The Cypress String Quartet have assembled an excellent and
thought-provoking bundle of American music for this self-released
program. We’ve got one obvious favorite, Dvor(ák’s “American”
quartet, one slightly less obvious favorite in the string quartet
of Samuel Barber - from which he adapted his Adagio for
Strings - and one genuine rarity, by the marvelous early
20th century composer Charles Tomlinson Griffes.
These three pieces make for an excellent program, and if you
can adapt to some peculiarities in the sound you will enjoy
Let’s treat the sound first: something about the recording makes
the highest notes, including most everything by the first violin,
sound artificially papery and high, with a kind of rough edge.
It’s hard to describe, but it certainly does not sound normal;
the ear adjusts gradually, and now that I’ve heard the CD several
times the quirk is only occasionally bothersome.
It’s a pity, too, because the Cypress are really excellent throughout
the program. Their Dvor(ák is fresh, lively, and sensible, not
as unique as the Pavel Haas Quartet’s last year but not average
by any means. The players are clearly enjoying digging into
the rhythms and making the tunes feel like their own. The Barber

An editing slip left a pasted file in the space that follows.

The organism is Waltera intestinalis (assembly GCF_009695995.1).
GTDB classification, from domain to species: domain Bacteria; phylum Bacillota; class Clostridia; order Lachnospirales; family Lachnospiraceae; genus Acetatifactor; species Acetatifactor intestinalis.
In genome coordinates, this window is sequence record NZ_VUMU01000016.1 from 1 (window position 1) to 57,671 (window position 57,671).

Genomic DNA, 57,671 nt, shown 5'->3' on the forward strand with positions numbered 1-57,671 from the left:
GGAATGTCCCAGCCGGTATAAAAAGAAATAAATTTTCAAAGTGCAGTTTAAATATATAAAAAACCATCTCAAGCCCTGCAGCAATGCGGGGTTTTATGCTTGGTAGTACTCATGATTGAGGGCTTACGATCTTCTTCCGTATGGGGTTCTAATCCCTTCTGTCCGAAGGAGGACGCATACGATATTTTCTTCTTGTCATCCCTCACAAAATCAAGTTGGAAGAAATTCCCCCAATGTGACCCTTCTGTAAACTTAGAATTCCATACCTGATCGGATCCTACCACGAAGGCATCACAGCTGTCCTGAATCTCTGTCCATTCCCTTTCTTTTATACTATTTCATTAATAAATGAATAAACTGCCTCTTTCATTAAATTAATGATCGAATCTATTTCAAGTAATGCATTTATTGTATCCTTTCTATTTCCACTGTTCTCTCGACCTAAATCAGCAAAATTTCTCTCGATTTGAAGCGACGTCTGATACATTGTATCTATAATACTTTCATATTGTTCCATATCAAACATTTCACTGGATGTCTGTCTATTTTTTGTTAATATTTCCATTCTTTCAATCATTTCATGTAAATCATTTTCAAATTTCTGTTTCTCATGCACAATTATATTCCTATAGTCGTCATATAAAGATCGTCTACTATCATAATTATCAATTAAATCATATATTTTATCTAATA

quartet, too, is extremely finely done, the work’s dark emotions
conveyed with enormous power, even in the tiny (two-minute)
finale. I’d be hard-pressed to think of an orchestra which wrings
out the emotion of the Adagio for Strings with the
power and focus the Cypress Quartet bring to the adagio in its
original form here.
Dividing the Dvorák and the Barber are Griffes’ Two Sketches
on Indian Themes (1918-1919), which total up to a modest
ten minutes. Griffes was an ingenious composer who died far
too soon, in 1920, aged just 35, leaving behind a few impressionistic
orchestral works and a truly thrilling piano sonata which somehow
pairs well with Scriabin, Liszt, Prokofiev, and Gershwin.
His Two Sketches are wonderful miniature quartet-pieces
which call to mind not just Dvor(ák but Szymanowski and Janác(ek,
and in the finale there’s a hint of Prokofiev’s rhythms overlaid
with Dvorák-style tunes. Like a lot of Griffes’ music - the
extraordinary piano sonata, in particular - this evocative piece
really deserves to be programmed much more often than it is.
The Cypress players don’t have much competition: the Budapest
Quartet recorded it live at the Library of Congress in 1943
(now on Bridge Records) and the piece appeared in a Vox Box
along with a string quartet dubiously attributed to, of all
people, Benjamin Franklin. Incidentally, the most compelling
argument for Franklin’s authorship is that the piece is too
badly written to be by a real composer, which, having heard
the work, I can readily believe.
I’d like to recommend this without any reservations, for the
wonderful program - its merits make its brevity irrelevant -
and for the ardent advocacy given Barber and Griffes. The Cypress
String Quartet really is an ensemble with spontaneity and camaraderie.
I just wish that the recording engineer had figured out what
was going wrong with the treble. One to sample out of curiosity,
and MP3 buyers had better grab the Griffes straightaway.